This is a protocol for the review that will investigate the relationship between recovery/cure and relapse, and between relapse and default and/or return defaults/episodes of default in the management of acute malnutrition in children under five in humanitarian emergencies. The review will also explore the contexts in which acute malnutrition management programmes were implemented, in order to identify and describe how context influences relapse and default and/or return default/episodes.
This review is funded through the Humanitarian Evidence Programme, a UK Aid-funded partnership between Oxfam and Feinstein International Center (FIC) at the Friedman School of Nutrition at Tufts University. We plan to conduct a systematic review of evidence to understand what works in the management of acute malnutrition in emergency relief settings. The review primarily will focus on reviewing evidence from published and unpublished/grey literature to understand the relationship between recovery and relapse, and default rates and/or repeated episodes of default, following the management of acute malnutrition in children aged under five-years-old in humanitarian emergencies.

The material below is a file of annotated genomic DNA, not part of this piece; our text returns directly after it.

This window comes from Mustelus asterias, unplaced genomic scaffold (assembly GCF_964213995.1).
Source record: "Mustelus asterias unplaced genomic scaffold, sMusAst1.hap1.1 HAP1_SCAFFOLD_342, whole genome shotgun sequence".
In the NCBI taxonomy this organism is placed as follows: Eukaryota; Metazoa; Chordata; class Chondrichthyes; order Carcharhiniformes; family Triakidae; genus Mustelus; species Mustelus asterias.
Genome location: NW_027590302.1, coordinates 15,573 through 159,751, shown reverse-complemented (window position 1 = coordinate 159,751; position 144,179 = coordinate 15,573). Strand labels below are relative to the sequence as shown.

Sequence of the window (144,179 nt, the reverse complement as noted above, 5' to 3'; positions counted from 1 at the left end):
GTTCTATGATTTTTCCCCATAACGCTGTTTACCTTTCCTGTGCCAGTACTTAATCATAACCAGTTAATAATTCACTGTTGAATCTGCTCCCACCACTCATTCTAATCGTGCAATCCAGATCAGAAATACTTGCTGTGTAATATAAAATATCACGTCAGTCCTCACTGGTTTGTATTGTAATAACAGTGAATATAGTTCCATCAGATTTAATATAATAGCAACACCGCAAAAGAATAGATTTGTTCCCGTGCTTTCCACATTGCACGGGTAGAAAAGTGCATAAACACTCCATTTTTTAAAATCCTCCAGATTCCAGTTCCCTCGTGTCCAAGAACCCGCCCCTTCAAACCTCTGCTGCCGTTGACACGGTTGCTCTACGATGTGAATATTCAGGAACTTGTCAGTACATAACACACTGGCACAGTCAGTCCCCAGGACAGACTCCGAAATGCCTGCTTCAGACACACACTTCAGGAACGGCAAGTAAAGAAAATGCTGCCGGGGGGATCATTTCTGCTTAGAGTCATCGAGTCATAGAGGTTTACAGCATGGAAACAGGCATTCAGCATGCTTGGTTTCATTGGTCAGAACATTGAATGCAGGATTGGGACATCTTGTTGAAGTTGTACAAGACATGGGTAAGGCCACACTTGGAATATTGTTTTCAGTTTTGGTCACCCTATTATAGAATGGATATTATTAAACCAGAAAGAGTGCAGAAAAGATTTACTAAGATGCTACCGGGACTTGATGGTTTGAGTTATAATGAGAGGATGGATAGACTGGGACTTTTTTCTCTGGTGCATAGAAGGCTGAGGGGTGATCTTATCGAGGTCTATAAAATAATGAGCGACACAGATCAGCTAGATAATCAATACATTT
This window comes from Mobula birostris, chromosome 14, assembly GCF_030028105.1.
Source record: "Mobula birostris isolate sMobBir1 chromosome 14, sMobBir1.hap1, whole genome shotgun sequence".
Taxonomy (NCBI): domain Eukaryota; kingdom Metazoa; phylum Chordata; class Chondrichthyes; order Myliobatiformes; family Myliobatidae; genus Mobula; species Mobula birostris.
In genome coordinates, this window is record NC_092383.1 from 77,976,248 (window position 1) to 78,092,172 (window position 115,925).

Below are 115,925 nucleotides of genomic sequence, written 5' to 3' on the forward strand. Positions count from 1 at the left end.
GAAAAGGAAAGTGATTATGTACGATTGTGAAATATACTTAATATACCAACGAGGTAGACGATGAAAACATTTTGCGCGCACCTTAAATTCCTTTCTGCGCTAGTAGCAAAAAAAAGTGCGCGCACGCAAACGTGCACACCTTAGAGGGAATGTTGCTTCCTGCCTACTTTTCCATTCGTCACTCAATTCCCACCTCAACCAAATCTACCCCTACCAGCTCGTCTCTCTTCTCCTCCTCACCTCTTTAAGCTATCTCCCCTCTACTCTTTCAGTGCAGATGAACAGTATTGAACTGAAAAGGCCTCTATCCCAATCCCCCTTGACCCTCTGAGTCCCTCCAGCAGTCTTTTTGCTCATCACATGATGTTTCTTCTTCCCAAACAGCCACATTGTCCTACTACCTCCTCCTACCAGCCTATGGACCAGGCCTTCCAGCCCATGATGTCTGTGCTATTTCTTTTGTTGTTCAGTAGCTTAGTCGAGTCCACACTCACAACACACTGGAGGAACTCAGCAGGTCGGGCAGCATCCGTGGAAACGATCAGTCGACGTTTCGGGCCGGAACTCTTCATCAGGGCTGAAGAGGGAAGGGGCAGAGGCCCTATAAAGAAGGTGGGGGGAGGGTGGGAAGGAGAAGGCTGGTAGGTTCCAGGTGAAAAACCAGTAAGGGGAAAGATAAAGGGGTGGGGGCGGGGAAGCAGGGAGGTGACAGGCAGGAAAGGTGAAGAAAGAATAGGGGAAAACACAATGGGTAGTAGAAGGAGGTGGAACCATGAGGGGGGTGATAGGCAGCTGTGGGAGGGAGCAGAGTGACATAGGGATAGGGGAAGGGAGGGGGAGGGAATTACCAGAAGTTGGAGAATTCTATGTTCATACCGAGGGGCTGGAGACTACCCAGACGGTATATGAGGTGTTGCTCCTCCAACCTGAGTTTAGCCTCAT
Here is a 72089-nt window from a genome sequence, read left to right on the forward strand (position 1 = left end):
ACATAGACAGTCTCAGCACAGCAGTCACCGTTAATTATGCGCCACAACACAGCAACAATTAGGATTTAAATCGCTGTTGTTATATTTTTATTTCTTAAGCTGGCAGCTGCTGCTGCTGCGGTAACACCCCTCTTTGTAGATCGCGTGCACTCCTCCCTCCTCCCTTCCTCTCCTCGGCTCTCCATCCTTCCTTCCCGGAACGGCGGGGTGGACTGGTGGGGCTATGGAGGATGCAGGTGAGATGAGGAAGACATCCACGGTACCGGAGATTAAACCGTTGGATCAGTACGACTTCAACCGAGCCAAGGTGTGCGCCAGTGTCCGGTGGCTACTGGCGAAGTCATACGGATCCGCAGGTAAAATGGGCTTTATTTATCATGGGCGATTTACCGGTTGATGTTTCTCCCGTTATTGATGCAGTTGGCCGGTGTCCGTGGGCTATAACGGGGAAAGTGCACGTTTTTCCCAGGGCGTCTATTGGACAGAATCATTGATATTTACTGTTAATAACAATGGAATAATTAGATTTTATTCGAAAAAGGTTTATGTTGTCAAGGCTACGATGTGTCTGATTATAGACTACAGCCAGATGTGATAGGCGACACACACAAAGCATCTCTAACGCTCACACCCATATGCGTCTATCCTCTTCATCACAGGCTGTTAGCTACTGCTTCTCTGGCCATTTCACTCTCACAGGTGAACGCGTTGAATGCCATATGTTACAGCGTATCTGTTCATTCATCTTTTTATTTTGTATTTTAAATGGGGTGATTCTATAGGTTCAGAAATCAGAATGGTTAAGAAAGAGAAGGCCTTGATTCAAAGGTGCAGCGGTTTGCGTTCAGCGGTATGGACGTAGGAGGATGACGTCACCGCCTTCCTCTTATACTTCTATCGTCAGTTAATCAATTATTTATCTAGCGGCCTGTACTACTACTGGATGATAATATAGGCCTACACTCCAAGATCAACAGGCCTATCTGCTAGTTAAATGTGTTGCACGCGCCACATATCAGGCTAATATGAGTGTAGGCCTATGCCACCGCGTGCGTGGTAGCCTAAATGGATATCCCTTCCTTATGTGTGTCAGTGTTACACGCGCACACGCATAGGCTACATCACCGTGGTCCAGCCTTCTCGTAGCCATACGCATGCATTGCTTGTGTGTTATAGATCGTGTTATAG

The review forms part of the Humanitarian Evidence Programme, which aims to synthesize evidence in the humanitarian sector and communicate the findings to stakeholders, with the ultimate goal of improving humanitarian policy and practice.
Akparibo, R.; Lee, A.C.K.; Booth, A.; Harris, J.; Woods, H.B.; Blank, L.; Holdsworth, M. Relationships between recovery and relapse, and default and repeated episodes of default in the management of acute malnutrition in children in humanitarian emergencies: A systematic review protocol. Oxfam GB, Oxford, UK (2015) 48 pp. ISBN 978-0-85598-712-1